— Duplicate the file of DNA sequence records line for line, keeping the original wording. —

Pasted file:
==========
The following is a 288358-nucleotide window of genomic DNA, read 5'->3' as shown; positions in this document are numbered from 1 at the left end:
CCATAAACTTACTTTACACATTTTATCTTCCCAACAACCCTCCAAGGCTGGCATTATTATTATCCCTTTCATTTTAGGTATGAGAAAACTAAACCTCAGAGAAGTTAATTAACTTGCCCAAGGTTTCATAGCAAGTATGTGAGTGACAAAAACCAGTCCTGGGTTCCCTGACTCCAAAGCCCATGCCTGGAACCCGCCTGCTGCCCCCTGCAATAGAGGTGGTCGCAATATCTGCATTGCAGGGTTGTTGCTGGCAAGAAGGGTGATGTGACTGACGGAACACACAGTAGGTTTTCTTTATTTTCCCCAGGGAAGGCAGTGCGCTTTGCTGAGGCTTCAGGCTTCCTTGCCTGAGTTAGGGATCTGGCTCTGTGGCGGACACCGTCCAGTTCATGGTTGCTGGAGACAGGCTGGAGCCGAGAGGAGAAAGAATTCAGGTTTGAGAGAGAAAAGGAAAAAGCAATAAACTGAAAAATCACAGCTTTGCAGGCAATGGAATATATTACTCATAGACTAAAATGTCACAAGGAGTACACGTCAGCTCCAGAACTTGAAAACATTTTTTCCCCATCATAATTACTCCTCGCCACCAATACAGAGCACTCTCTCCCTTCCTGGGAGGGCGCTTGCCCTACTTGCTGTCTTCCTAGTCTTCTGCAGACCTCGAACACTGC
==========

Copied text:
The following is a 288358-nucleotide window of genomic DNA, read 5'->3' as shown; positions in this document are numbered from 1 at the left end:
CCATAAACTTACTTTACACATTTTATCTTCCCAACAACCCTCCAAGGCTGGCATTATTATTATCCCTTTCATTTTAGGTATGAGAAAACTAAACCTCAGAGAAGTTAATTAACTTGCCCAAGGTTTCATAGCAAGTATGTGAGTGACAAAAACCAGTCCTGGGTTCCCTGACTCCAAAGCCCATGCCTGGAACCCGCCTGCTGCCCCCTGCAATAGAGGTGGTCGCAATATCTGCATTGCAGGGTTGTTGCTGGCAAGAAGGGTGATGTGACTGACGGAACACACAGTAGGTTTTCTTTATTTTCCCCAGGGAAGGCAGTGCGCTTTGCTGAGGCTTCAGGCTTCCTTGCCTGAGTTAGGGATCTGGCTCTGTGGCGGACACCGTCCAGTTCATGGTTGCTGGAGACAGGCTGGAGCCGAGAGGAGAAAGAATTCAGGTTTGAGAGAGAAAAGGAAAAAGCAATAAACTGAAAAATCACAGCTTTGCAGGCAATGGAATATATTACTCATAGACTAAAATGTCACAAGGAGTACACGTCAGCTCCAGAACTTGAAAACATTTTTTCCCCATCATAATTACTCCTCGCCACCAATACAGAGCACTCTCTCCCTTCCTGGGAGGGCGCTTGCCCTACTTGCTGTCTTCCTAGTCTTCTGCAGACCTCGAACACTGC